The Museum is conceived as a solid, a mass of concrete, deriving its presence from the earth—a single construction that is opened up by natural light and that itself becomes the source of light for the art within. The museum structure will exist, simply and elegantly, to make room for the voice of a single artist.
The Still Museum’s final design envisions a two-story 28,500 square foot structure made of highly textured and resurfaced concrete that will modify light on both the exterior and interior of the Museum. The landscaped forecourt will serve both as a place of refuge and repose, transitioning from the urban neighborhood to the experience of viewing Still’s art within the Museum. A cantilevered canopy of concrete will lead visitors into the first-floor lobby, and glass walls will allow visitors to see into the conservation studio and collection storage. An open corridor will include educational materials, and its two-story expanse will provide views from below of the second-floor galleries and views from above into the library and study areas on the first floor. The Museum’s open design embodies the founding principle of the institution, the revealing to the public of this once-private and very personal collection.
A beautifully-crafted wooden staircase will lead visitors to the second floor, which consists of a series of eleven distinct galleries, having varying ceiling heights and proportions designed for the optimal display of the different elements of the Still collections. The galleries, totaling approximately 10,000 square feet, will feature changing exhibits of work from throughout Clyfford Still’s career and will enable visitors to progress chronologically through Still’s works. One of the singular features of the Museum will be its daylight system that includes diffusing skylights and motorized shades situated above a custom-formed, surprisingly delicate concrete tracery ceiling that almost disappears in the scattered light. The intensity of each gallery's light will vary with changes in daylight, and electric lighting will further enhance curatorial flexibility to modify the tonalities in each exhibition space. The Museum is currently expected to open in the fall of 2011.
Wednesday, August 25, 2010
clyfford still museum: the final design [video]
description from the museum's website:
this will take more study, but our first impression [mostly questions]:
1] The approach is one of the best things going for the design if the wild flower meadow "forecourt" stays intact through the design process. a nice entry to a long expanse of glass, beneath the cantilevered upper level.
2] what is with the monster trees in the "forecourt"? every denver-ite knows that trees in this city take 200 years to get that tall. there is simply no water...maybe they will transplant full grown maples or oaks to the site...
the textured concrete looks promising with the subtle random vertical shadow pattern, but how does this translate to the interior? Also-what is the significance of choosing this method of concrete and its aesthetic? What is the significance to Clyfford Still/Denver/museum-goers? is it just to look "cool" or does it have a deeper meaning to place and culture? and please don't tell me it is to imitate the nearby mountains [libeskind...argh!]. if we want to experience mountain textures and forms, making a 30 minute drive would allow you to experience the real thing.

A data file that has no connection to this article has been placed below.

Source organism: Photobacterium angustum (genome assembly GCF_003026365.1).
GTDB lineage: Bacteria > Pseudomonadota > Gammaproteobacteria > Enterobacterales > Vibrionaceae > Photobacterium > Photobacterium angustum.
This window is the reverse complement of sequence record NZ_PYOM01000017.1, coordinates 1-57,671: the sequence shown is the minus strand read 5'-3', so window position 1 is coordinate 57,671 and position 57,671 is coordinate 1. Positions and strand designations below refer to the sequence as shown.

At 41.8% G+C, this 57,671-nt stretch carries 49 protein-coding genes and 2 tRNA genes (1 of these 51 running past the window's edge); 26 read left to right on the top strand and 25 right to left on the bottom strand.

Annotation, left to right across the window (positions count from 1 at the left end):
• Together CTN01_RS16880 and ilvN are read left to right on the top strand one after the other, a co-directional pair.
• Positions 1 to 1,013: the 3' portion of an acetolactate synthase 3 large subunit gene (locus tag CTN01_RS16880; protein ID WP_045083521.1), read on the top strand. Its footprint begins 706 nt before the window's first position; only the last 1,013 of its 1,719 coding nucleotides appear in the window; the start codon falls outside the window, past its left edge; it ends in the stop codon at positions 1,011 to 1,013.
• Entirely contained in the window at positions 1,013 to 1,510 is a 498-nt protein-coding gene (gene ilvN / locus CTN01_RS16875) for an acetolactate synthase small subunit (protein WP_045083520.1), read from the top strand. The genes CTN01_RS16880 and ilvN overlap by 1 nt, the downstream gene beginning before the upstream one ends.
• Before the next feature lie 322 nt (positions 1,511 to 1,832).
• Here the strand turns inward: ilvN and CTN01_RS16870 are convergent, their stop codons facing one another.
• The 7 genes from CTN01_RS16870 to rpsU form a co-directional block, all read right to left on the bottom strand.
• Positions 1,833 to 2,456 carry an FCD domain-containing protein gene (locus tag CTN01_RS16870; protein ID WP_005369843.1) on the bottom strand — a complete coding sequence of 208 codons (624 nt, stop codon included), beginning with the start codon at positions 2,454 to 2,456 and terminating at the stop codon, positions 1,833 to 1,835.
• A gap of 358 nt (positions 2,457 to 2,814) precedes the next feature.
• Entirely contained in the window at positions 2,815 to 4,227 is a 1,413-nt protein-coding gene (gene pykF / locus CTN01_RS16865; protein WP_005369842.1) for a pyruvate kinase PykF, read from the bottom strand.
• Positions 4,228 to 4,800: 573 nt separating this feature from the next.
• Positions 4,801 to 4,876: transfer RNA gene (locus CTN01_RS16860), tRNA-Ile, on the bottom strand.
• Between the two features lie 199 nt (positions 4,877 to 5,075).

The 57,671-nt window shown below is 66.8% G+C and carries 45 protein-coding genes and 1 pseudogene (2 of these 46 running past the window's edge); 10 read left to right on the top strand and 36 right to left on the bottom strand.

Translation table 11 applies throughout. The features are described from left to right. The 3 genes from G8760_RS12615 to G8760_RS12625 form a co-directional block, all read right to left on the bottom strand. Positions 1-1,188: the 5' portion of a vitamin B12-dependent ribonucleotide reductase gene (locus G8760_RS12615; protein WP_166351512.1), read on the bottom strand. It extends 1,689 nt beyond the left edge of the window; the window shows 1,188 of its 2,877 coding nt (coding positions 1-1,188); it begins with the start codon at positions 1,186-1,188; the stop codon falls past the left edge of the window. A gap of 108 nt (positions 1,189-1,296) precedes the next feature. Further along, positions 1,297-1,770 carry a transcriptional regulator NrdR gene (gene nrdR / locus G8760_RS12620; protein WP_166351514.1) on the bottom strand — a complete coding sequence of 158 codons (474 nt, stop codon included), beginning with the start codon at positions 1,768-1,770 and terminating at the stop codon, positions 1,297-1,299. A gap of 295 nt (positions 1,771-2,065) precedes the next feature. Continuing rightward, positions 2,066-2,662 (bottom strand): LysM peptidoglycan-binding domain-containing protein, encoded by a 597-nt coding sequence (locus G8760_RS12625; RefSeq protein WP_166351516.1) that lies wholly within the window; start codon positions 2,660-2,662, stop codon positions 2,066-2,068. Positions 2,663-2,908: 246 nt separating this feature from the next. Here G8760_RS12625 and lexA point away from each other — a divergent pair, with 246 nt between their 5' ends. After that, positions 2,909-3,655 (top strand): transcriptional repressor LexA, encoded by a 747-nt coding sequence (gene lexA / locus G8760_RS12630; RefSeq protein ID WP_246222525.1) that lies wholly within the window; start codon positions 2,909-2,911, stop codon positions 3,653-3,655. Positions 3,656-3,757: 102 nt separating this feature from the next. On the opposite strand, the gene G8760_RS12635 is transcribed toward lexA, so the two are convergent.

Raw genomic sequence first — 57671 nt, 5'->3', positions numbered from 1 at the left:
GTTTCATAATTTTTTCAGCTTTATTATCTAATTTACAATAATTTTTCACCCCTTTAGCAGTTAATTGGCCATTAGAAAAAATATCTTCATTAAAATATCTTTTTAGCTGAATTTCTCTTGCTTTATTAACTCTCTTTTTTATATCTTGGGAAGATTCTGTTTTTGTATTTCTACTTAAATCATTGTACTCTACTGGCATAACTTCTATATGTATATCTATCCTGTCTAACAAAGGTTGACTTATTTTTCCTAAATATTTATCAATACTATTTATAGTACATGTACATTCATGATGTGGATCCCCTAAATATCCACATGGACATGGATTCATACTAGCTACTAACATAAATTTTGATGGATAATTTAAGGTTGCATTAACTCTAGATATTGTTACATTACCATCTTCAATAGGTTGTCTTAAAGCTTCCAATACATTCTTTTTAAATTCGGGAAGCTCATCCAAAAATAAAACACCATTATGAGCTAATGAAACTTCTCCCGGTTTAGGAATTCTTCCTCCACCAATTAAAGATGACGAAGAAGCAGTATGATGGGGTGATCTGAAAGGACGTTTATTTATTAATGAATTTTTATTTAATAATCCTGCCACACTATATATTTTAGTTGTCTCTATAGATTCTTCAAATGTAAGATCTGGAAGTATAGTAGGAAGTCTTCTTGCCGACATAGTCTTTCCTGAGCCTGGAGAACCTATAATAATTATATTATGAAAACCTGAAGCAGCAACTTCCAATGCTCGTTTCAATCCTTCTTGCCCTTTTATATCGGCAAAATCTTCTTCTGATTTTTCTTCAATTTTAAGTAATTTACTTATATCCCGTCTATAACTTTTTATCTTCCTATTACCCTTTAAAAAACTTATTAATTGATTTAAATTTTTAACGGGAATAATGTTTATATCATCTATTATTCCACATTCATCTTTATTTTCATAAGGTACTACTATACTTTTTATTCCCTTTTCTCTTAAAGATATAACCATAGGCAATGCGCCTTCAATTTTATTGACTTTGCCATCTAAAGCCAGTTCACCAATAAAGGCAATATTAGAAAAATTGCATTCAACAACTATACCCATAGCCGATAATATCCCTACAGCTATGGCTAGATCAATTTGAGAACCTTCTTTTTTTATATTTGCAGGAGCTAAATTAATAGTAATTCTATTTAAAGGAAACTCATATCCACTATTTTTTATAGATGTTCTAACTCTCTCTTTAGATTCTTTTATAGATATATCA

oh we get it now! the random vertical wood panelling references the exterior concrete texture [kind of...sort of...]. the animation doesn't do any favors to the interior experience, but the main level is definitely non-hierarchical in organization [also a theme in adjaye's mcart denver]. the entrance is very un-monumental [no atrium, no grand staircase, etc.] but maybe that is okay. not sure though...the ambiance of the random lighting layout and glowing stairwell is another play of subtlety, but it doesn't make for a public space you want to linger in--more like a interstitial space to grab tickets and be herded through the galleries. libeskind's denver art museum has the great atrium that while even though induces vertigo, at least makes you feel something special about the place spatially.
5] Gallery Ceilings:
not sure what that perforated sunscreen/sunshade is or how it gets manufactured / built, but it looks like it has potential. a bit of a rip-off from renzo piano, but if you are going to plagiarize, do it from the best [which renzo is the master of daylight manipulation]. from the description above, it sounds like GFRC [Glass Fibre Reinforced Concrete] to us.
this may be perceived as a minor issue, but does it bother anyone else that there are no shadows or reflections on the floor for the people in the animations? because it is driving us absolutely mad! very distracting and also a little creepy to not have the kind of depth that is created by those little details [pay attention young architecture students]. the autumn setting is very nice and sets a good mood, but we are suckers since autumn is our favorite season in denver.
all in all, we are eagerly awaiting the completion, and one cannot truly judge a work without being inside it, around it, immersed in it... while this critique may be somewhat cynical, it is merely curious and has anxious questions to the incomplete. follow the construction progress on the museum's website here: